The cost-of-living crisis should be a wake-up call for brands
Mike Fantis, VP and managing partner at London-based DAC Group, argues brands should be doing more for local communities in the cost-of-living crisis, or risk damaging their reputation.
The cost-of-living crisis is a global conversation that is top of mind for brands. Businesses are shifting into survival mode; and consumers are too, but what do they expect? New research reveals that 87% of customers expect brands to communicate with them just as much – or even more – as households face up to increased financial pressure.
Getting the messaging right is essential for brand reputation during tough times; as is engaging with consumers and local communities throughout. But many brands are not doing this even now, let alone as the crisis starts to bite.
In a recent audit we conducted on brand engagement with online customer reviews, the three brand categories we found to be least engaged were supermarkets, food and drink, and finance. In particular, some supermarkets are not engaging with customers online at all.
Yet it is these same three brand categories that consumers believe have the most credibility when it comes to communicating during the cost-of-living crisis. Whereas the three categories with least authority are gaming, fashion and beauty.
So, what does this mean for your brand reputation?
Any goodwill can only go so far, and these findings are really a wake-up call inspiring all brands to act; not least because consumers want them to.
Food brands and grocers have an important and unique role for consumers and communities during this economic downturn, so it’s no surprise consumers expect them to take action. But by taking a few simple steps to build better relationships at a time when customers need it most, all brands have a chance to add real value to their communities and also avoid long-term brand damage.
Brand marketers often find personalisation a daunting task but when brands narrow the focus to local communities it’s impactful. This is where online reviews, often overlooked, can be a useful tool for engagement.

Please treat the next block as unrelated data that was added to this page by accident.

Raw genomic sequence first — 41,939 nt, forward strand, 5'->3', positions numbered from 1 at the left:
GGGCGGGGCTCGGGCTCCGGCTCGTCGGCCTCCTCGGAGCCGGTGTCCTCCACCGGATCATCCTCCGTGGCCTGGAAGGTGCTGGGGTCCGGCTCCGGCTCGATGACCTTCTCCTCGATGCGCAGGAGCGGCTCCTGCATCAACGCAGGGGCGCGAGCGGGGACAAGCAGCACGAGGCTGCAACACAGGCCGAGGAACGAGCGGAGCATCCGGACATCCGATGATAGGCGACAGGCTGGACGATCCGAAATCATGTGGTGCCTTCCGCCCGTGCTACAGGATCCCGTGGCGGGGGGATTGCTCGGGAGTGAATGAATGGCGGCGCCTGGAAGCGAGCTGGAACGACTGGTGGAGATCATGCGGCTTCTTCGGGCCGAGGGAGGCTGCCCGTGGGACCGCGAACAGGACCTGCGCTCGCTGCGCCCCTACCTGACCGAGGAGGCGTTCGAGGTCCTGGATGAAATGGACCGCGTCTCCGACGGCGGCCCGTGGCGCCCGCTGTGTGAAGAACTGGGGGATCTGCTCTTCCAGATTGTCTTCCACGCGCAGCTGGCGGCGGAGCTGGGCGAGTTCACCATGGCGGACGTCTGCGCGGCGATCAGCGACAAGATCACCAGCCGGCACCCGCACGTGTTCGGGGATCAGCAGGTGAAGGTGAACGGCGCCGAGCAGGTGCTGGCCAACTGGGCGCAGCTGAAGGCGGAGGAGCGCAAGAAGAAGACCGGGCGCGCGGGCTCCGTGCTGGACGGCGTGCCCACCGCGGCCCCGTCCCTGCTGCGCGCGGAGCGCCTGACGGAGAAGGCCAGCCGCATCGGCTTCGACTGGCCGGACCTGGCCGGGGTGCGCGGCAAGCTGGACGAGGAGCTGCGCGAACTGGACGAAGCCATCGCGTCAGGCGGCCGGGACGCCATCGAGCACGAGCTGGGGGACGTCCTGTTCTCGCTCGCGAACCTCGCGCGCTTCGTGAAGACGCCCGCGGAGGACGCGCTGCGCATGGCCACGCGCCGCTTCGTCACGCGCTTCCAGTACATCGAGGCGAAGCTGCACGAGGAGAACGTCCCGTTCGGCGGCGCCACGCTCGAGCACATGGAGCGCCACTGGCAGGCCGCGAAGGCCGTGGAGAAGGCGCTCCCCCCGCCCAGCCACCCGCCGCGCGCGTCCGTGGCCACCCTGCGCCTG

Reviews offer valuable insights directly from the customer’s crisis point of view. When acted upon, brands can discover what their customers actually want (or don’t want) during tight times, and tailor their offering to what’s important right now at a local level.
Beyond listening to customers and acting upon what they say, brands can forge closer links with local communities to show they care. These could come in the form of charity partnerships, or hosting events or workshops that provide advice and share offers and deals that aren’t linked to incentives.
Your actions here, whether in the type of events you organise or the charities you associate with, will communicate a lot about your brand values and how you value the wellbeing of your customers overall. The short- and long-term impact on your brand’s reputation should not be underestimated.
In our experience, concentrating effort into building closer community ties ultimately generates trust and customer loyalty, which will put you in a better position to benefit when the post-recession uptick comes. Conversely, companies that ignore their customers’ wellbeing, or are perceived to be failing to act in their best interests, risk significantly damaging their reputations.
The looming energy crisis is a case in point. Any energy companies that listen to their customers’ needs and take proactive action to address them will see increased loyalty now and over the longer term. For most though, the damage has already been done. However, it’s not too late for other categories.
While it might feel counterproductive to invest at a time when financial departments are asking teams to cut costs, it will save significantly on any post-recession marketing campaigns to restore a shattered reputation.